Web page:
Farm Ireland
Independent.ie

Thursday 24 August 2017

Opinion: Why farmers make great fathers

All Look left at Carnew Mart. Little Harry Grufferty has a birds eye view of the cattle as the leave the ring at Carnew Mart on Saturday 14th Jan. Photo Roger Jones.
All Look left at Carnew Mart. Little Harry Grufferty has a birds eye view of the cattle as the leave the ring at Carnew Mart on Saturday 14th Jan. Photo Roger Jones.
The heart of farming is the same as the heart of a happy home, it's all about nurturing and caring,
Ann Fitzgerald

Ann Fitzgerald

Farmers make great fathers.

In saying this, I mean farmer dads in general, and absolutely include the father of my own children.

A big help is the flexible working hours.

In many families, the mother is working off the farm and so it is often the dad who does the school drop-offs and pick-ups, he who is at the end of the phone when someone has to come home sick, the first to hear the inevitable tales of woe.

But it's during the summer that being one's own boss really benefits your kids.

The majority of those in the workforce have to book their holidays months in advance and spend their time praying for fine weather.

For a farmer, when the mercury suddenly shoots through the roof on a Tuesday in late July, he can down tools (unless he's going at silage) and head off to the beach with the family.

Part of it will certainly involve being a beast of burden, for the picnic, deck chairs, towels and all the other usual beach paraphernalia.


He might then have a dip in the sea, dig a hole, build a sandcastle, kick a football and generally have some fun, soaking up the rays, maybe even sneaking a little nap; followed by the obligatory soggy chips and ice-cream.

Later, he may have to turn into milking the cows at some ungodly hour but will do so fortified with the comfort of having enjoyed a family day out and created a precious childhood memory.

Then, if a farmer's son or daughter needs something to be made or repaired, there is a good chance that their dad will not only have the tool or material to do it, or something to improvise, but that he will be able to use it.

Or when kids come within sniffing distance of being legally allowed to drive, they will have no difficulty in getting their dad to give them a driving lesson. Sure the best place to practise a bit of towing is with the tractor and roller on poached land.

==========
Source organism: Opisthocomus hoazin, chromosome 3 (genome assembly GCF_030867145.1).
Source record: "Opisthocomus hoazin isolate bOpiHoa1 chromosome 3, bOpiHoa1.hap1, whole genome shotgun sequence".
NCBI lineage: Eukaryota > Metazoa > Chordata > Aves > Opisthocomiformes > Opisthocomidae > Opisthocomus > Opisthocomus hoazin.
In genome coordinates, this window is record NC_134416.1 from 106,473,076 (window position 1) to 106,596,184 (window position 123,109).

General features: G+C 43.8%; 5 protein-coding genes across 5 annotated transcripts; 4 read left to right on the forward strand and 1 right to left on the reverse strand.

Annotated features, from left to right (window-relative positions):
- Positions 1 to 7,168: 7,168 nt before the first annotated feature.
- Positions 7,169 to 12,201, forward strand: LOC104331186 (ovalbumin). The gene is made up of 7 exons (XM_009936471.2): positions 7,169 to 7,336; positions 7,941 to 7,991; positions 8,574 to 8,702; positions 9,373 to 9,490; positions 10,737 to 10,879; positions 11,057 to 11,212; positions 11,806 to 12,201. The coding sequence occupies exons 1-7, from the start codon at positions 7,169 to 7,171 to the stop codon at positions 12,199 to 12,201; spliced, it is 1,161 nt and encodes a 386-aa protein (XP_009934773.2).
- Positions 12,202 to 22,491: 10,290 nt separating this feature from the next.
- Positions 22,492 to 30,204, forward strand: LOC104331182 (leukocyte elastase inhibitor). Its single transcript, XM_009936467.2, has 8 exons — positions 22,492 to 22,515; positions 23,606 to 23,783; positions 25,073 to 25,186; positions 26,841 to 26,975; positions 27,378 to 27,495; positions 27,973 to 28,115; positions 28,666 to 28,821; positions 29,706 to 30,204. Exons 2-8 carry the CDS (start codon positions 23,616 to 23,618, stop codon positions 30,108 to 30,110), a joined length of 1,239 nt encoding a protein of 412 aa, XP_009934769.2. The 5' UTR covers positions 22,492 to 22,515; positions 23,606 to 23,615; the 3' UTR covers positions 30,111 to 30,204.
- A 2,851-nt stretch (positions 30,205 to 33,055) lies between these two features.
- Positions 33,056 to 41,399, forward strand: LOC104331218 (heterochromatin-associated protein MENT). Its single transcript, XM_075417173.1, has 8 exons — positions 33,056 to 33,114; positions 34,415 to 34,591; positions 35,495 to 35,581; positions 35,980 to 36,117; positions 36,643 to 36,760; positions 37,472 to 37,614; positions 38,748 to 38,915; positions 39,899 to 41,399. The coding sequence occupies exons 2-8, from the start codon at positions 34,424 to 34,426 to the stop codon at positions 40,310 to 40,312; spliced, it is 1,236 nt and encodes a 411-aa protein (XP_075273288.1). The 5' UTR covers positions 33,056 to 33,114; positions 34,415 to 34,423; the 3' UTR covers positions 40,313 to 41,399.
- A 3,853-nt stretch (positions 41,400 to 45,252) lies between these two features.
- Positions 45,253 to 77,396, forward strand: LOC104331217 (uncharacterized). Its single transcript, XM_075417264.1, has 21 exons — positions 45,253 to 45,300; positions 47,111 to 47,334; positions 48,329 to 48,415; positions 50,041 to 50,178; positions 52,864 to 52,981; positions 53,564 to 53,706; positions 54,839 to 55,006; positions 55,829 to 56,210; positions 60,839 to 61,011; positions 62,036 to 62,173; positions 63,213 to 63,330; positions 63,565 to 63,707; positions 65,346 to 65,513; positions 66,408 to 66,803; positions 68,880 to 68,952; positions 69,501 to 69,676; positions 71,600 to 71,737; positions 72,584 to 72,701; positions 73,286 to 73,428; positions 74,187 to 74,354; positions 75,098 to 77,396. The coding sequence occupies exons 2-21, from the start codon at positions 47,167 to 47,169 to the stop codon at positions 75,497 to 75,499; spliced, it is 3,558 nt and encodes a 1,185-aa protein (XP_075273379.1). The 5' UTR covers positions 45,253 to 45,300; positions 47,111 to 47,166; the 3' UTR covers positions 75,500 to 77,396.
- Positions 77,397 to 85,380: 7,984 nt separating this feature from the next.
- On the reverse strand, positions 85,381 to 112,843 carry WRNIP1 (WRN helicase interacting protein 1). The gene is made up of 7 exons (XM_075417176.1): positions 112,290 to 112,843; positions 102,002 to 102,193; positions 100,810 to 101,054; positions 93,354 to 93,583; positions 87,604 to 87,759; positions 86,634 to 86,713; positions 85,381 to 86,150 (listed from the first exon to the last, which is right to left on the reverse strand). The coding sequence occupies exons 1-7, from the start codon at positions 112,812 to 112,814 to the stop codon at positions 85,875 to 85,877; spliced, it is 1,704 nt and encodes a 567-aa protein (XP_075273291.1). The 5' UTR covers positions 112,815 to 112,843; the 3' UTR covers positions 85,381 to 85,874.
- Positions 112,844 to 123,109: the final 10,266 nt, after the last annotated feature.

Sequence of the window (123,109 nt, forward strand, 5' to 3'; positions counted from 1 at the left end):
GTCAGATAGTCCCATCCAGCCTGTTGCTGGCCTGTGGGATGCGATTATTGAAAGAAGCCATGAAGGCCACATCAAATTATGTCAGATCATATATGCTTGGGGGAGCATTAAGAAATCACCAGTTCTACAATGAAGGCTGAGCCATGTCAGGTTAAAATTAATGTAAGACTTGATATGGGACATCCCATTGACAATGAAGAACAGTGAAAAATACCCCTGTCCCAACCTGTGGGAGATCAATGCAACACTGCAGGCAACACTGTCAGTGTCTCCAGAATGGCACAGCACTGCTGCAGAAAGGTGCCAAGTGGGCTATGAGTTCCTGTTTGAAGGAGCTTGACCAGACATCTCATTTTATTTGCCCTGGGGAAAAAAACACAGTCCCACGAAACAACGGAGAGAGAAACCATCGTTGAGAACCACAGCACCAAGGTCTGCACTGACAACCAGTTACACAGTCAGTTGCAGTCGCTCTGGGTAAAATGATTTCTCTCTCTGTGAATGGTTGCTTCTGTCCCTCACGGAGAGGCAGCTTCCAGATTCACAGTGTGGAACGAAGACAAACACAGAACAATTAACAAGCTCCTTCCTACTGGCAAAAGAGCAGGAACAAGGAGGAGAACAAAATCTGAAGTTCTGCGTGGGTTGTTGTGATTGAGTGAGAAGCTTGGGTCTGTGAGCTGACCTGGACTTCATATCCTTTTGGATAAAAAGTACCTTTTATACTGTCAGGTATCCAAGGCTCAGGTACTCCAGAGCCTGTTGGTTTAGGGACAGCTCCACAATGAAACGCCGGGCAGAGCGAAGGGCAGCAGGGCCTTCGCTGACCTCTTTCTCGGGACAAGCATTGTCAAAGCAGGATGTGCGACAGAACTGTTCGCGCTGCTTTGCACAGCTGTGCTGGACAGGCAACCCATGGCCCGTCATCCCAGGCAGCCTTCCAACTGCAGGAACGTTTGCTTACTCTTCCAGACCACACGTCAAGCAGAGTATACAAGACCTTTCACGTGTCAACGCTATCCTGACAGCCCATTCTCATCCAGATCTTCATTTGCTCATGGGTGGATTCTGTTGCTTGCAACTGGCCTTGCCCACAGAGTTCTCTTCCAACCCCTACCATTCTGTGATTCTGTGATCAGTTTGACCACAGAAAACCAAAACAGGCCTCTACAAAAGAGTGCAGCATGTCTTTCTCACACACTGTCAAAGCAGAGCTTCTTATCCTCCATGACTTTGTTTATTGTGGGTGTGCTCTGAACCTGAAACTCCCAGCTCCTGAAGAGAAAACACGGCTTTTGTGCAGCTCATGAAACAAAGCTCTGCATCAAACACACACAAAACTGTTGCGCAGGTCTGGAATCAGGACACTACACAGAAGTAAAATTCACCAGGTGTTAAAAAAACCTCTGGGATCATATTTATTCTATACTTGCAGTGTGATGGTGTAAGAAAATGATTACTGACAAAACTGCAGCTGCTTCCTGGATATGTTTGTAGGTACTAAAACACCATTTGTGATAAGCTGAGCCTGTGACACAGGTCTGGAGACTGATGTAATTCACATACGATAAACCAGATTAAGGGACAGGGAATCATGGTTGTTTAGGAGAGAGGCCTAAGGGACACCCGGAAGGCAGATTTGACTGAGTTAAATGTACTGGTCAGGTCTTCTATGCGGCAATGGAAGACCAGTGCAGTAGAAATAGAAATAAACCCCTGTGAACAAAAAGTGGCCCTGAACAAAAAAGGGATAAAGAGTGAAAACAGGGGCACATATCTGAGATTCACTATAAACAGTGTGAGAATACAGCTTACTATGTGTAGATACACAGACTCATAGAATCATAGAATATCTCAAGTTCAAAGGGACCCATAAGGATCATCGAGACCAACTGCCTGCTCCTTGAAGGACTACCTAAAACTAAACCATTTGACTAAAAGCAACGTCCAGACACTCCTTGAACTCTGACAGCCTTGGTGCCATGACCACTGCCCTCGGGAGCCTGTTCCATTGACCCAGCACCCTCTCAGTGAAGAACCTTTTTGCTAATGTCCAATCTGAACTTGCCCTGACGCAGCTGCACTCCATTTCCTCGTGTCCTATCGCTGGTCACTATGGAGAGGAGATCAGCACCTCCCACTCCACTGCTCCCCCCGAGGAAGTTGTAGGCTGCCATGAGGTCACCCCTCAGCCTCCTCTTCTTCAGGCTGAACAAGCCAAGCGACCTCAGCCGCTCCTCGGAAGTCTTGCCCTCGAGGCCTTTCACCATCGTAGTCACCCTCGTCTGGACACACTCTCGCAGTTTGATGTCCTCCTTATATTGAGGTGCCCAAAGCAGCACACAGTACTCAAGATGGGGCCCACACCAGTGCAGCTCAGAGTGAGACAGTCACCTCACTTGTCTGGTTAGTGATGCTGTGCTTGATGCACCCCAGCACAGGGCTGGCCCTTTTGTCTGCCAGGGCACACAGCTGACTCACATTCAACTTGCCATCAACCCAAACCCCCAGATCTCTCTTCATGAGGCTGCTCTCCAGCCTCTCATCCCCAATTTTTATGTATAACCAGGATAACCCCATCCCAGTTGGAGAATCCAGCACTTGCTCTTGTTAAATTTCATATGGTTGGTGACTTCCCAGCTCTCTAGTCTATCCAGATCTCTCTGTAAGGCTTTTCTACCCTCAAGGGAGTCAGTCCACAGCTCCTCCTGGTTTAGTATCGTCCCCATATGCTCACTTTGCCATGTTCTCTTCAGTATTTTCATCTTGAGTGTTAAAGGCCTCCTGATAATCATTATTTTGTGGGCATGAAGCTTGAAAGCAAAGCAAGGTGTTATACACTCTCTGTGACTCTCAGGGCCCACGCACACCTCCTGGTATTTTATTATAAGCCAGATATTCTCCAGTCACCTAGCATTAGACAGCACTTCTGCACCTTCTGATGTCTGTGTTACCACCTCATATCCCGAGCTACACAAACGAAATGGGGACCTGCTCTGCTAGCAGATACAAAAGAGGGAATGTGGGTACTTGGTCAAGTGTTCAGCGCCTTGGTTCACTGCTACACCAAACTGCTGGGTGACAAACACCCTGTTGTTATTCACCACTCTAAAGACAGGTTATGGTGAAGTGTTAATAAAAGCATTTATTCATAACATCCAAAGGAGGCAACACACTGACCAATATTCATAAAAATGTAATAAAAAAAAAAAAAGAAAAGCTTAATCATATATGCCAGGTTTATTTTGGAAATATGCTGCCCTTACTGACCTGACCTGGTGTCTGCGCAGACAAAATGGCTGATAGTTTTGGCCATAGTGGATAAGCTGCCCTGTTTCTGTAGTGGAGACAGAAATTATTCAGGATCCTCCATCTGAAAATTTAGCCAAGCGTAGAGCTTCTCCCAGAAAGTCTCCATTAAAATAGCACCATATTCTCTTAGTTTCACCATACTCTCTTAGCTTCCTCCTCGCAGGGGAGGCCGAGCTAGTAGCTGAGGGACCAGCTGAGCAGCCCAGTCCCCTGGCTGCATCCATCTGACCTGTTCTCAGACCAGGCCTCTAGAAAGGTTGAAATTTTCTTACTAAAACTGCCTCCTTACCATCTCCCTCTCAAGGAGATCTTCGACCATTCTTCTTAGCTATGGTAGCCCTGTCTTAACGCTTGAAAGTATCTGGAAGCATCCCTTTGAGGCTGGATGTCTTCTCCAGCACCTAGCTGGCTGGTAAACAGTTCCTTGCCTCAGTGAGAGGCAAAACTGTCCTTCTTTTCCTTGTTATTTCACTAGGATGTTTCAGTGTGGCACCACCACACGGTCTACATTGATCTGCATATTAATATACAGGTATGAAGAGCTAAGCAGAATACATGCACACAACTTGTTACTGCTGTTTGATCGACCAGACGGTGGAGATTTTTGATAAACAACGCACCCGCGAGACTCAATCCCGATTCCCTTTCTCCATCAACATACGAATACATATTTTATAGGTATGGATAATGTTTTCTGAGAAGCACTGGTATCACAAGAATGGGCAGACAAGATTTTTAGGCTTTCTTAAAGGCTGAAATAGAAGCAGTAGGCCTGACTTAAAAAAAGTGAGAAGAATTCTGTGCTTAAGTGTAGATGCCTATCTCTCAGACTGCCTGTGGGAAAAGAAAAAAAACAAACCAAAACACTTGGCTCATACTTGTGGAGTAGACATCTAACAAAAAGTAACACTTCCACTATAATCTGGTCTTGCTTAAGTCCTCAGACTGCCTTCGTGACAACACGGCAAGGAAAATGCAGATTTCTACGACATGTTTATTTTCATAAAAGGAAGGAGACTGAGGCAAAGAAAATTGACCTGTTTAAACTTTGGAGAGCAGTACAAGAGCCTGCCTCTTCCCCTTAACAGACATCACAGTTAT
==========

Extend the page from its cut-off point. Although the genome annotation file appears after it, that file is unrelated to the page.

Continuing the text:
And there will be plenty of that around whenever it dries up after the extended rainy spell!

Farmers are also a great source of pets, such as pet lambs or calves. That they are saving him a job is, of course, incidental.

However, surely the best thing that farmers bring to the table is their outlook on life.

The majority of farmers will never live the high life.

Their clothes are more likely to be dirty than flashy, their drink a swig of water from the tap in the yard than a skinny latte.

But life will have taught them what's precious and what's a load of bull.

They encounter all sorts of people, the good eggs and the shysters.

So they tend to have a grounded wisdom.

They also encounter all sorts of challenging situations, so little fazes them. Not for them the fainting at the sight of their child being born.

A good sense of humour is also compulsory.

But - sentimentality alert - the heart of farming is the same as the heart of a happy home, it's all about nurturing and caring, ie love.

For those biblically minded, see 1 Corinthians. It says that love is "patient, kind, not easily angered, always protects, always hopes, always perseveres".

Next Sunday is Father's Day.

Its easy to dismiss the various card-buying occasions as commercial nonsense. But that should not take from the worthiness of the cause. So, if not this day, then pick another and go celebrate it, in whatever way suits you best.


For Stories Like This and More
Download the FarmIreland App


Indo Farming